virus: June 97 McLuhan-Post

Reed Konsler (
Tue, 27 May 1997 21:57:10 -0400 (EDT)

Sorry I haven't been posting recently. Busy, busy! Love the new/old
religion vs.
science-what is rational and what is reasonable debate, though.

Thought you guys might find this interesting/informative:

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>Date: Tue, 27 May 1997 10:08:55 +0100
>From: (Comm Office)
>Subject: June 97 McLuhan-Post
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>Project McLuhan on the Net
>Post # 97-6 [June 97]
>May 27, 1997
>Editors' Corner (<>)
>A quiet month at the Center. We continue to
>receive on average 2-3 new e-subs a day, although
>we have not done any promotion or press releases
>in almost two years. This remains one of the largest
>non-corporate e-lists on the Internet, and we are
>darn proud of it.
>[Nelson Thall is the Director of Research for our
>Center, former Chief McLuhan Archivist for the
>University of Toronto, and former president of
>the Marshall McLuhan Center for Global
>Communications.As a student intern, he had the
>privilege of working directly with Dr. McLuhan.]
>[Originally published 11/94. Reposted by
>popular demand *** ]
>The Internet creates a world-wide synesthesia
>attributable to instantaneous diverse media
>transmission on a global basis. This in turn
>erodes human ability to decode in "real time,"
>and retrieves, in the language of McLuhan Tetrad
>Analysis, a "virtual" Tower of Babel. Reporters
>who have done stories on the degeneration of
>written speech over the 'Net have noticed this
>already. Many of the discussion groups on the
>'Net are in real danger of becoming "much ado
>about nothing." Individuals desperate for a locus
>of self-expression (and kept from their goal by
>the invisible effects on society of unbridled
>technological change) are finally achieving some
>form of expression -- but at what cost?
>Information is fragmented and murky at best,
>unfocused, untimely and unwanted at worst. It is
>the English language that suffers most, however.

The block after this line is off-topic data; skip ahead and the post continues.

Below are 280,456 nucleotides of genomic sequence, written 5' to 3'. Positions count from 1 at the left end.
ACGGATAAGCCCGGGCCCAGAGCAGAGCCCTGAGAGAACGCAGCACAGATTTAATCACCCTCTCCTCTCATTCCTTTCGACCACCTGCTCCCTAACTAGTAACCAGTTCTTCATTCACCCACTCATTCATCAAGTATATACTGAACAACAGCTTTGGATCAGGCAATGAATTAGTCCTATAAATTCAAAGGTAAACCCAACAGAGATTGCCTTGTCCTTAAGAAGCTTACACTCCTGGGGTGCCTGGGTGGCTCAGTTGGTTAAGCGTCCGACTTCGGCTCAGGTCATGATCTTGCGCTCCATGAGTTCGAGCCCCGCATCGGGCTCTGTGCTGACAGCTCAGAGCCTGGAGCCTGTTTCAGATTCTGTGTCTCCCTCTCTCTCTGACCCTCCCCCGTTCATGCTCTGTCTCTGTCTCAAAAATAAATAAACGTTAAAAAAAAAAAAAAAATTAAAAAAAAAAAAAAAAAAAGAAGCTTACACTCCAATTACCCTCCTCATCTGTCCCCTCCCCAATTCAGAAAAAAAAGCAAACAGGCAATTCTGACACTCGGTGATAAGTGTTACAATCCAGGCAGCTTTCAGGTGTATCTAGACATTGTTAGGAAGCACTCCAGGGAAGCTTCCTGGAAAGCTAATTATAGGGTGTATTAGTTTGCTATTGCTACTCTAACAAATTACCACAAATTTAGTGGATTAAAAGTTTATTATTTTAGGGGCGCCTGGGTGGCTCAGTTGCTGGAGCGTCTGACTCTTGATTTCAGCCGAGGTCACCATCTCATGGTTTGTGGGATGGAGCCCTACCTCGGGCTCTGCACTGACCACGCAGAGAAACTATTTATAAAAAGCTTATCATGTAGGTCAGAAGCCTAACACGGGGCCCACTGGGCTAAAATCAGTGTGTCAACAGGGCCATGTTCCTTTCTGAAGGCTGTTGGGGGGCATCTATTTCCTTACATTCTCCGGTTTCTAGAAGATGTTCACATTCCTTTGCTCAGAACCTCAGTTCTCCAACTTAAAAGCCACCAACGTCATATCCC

>This suffering is itself a form of violence, one
>of many, and, as we explain below, violence is
>unquestionably the unrecognized Icon of the 'Net!
>On another level, the Internet is the systematic
>linking and imploding of all computers into one
>network. McLuhan theory has repeatedly pointed
>out that the very names we use to describe
>technologies often contain clues about those
>technologies on a hidden or "below ground"
>(gestalt) level. We suggest that the term
>"Internet" refers to Inter- KiNETic. In order to
>stave off the execution of our individual selves,
>the progressive whittling-away of our identities
>under the influence of unbridled technology at
>the curtain-call of this century (and indeed of
>this millennium,) we turn to the Internet. The
>Internet prevents us from losing our Identity
>because it retrieves the private autonomous space
>of individuality. The Internet enhances our
>individual identities by involving us in an
>exchange (kinetic) that provides a world-view
>much as the early navigational compasses did,
>thereby restoring the trappings of identity and
>self-worth. (But only the trappings!) The
>Internet is also a locus of pure information,
>and, as McLuhan noted, when pure information is
>forced to brush up against pure information, the
>results are violent and chaotic. The Internet is
>a tough town. Women, children and small animals
>move out of the way when it walks by.
>Extracts only -- Comments and Projections from
>"The McLuhan Analyst(TM)" (private internal newsletter
>available only to patrons of our non-profit
> [book]
>Gateway Books) has been attacting attention
>lately, and justifiably so. It belongs to a
>unqiue sub-genus of non-fiction that looks
>closely at the events of pre-history -- perhaps
>more closely than any one of us would really like
>to. The book revamps a lot of existing research
>such as, for example, the fact that one of the
>highest-elevated cities in the world, the ruins
>at Tiahuanaco [so high that archaeologists bring
>oxygen tanks with them] show evidence of being at
>sea level within recent geological history. The
>real appeal of the book, however, is that it layers
>hard fact upon hard fact, chapter by chapter, page
>by page, so that, ultimately, only the incredibly
>stubborn, proud, or foolish can ignore the
>scientifically-based conclusions. About 12,000
>years ago, the authors tell us, there occured a
>calamity planet-wide of such magnitude that the
>very population of Earth was decimated to a
>handful of survivors. This book tells their
>story, which, in case you missed the point, is
>also our story. Highly recommended for those
>looking to shift stubborn and poorly lubricated
>"SHIFT HAPPENS" (Dilbert)
>No less a source than THE LEARNING CHANNEL
>recently aired a British documentary on the
>notorious AREA 51, noting that the current
>"forbidden zone" around the installation is over
>26 miles in diameter, while the government still
>denies the very existence of the base. Former
>"Area 51" workers went on-camera to describe
>seeing both "living and dead" (quote) ETs in the
>underground complex. In spite of this -- or maybe
>because of it (?) -- many "experts" still tell
>us this is all the stuff of "urban legand." We
>emphathize with their confusion.
>If you are a regular web surfer, you may have
>noticed press releases about the Sphinx are now